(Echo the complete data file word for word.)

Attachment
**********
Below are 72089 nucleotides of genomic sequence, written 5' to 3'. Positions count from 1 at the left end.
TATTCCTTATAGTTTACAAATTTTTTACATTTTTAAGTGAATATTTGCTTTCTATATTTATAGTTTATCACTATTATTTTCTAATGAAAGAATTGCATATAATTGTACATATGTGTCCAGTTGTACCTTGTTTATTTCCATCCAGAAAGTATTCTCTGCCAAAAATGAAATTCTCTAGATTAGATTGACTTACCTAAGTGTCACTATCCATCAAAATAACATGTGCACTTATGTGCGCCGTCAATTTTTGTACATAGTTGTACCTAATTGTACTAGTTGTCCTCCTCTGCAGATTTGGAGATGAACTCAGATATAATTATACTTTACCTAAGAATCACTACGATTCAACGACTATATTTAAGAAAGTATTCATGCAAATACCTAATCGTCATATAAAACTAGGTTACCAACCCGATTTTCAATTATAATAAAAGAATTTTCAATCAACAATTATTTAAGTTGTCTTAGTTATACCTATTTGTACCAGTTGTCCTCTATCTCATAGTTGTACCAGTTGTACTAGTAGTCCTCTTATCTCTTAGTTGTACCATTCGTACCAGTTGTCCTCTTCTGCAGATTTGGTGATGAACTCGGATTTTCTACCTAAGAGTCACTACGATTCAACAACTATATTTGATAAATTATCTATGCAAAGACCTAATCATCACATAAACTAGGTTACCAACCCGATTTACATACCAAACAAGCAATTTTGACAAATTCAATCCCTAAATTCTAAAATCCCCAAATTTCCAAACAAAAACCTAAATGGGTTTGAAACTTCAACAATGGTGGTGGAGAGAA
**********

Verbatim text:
Below are 72089 nucleotides of genomic sequence, written 5' to 3'. Positions count from 1 at the left end.
TATTCCTTATAGTTTACAAATTTTTTACATTTTTAAGTGAATATTTGCTTTCTATATTTATAGTTTATCACTATTATTTTCTAATGAAAGAATTGCATATAATTGTACATATGTGTCCAGTTGTACCTTGTTTATTTCCATCCAGAAAGTATTCTCTGCCAAAAATGAAATTCTCTAGATTAGATTGACTTACCTAAGTGTCACTATCCATCAAAATAACATGTGCACTTATGTGCGCCGTCAATTTTTGTACATAGTTGTACCTAATTGTACTAGTTGTCCTCCTCTGCAGATTTGGAGATGAACTCAGATATAATTATACTTTACCTAAGAATCACTACGATTCAACGACTATATTTAAGAAAGTATTCATGCAAATACCTAATCGTCATATAAAACTAGGTTACCAACCCGATTTTCAATTATAATAAAAGAATTTTCAATCAACAATTATTTAAGTTGTCTTAGTTATACCTATTTGTACCAGTTGTCCTCTATCTCATAGTTGTACCAGTTGTACTAGTAGTCCTCTTATCTCTTAGTTGTACCATTCGTACCAGTTGTCCTCTTCTGCAGATTTGGTGATGAACTCGGATTTTCTACCTAAGAGTCACTACGATTCAACAACTATATTTGATAAATTATCTATGCAAAGACCTAATCATCACATAAACTAGGTTACCAACCCGATTTACATACCAAACAAGCAATTTTGACAAATTCAATCCCTAAATTCTAAAATCCCCAAATTTCCAAACAAAAACCTAAATGGGTTTGAAACTTCAACAATGGTGGTGGAGAGAA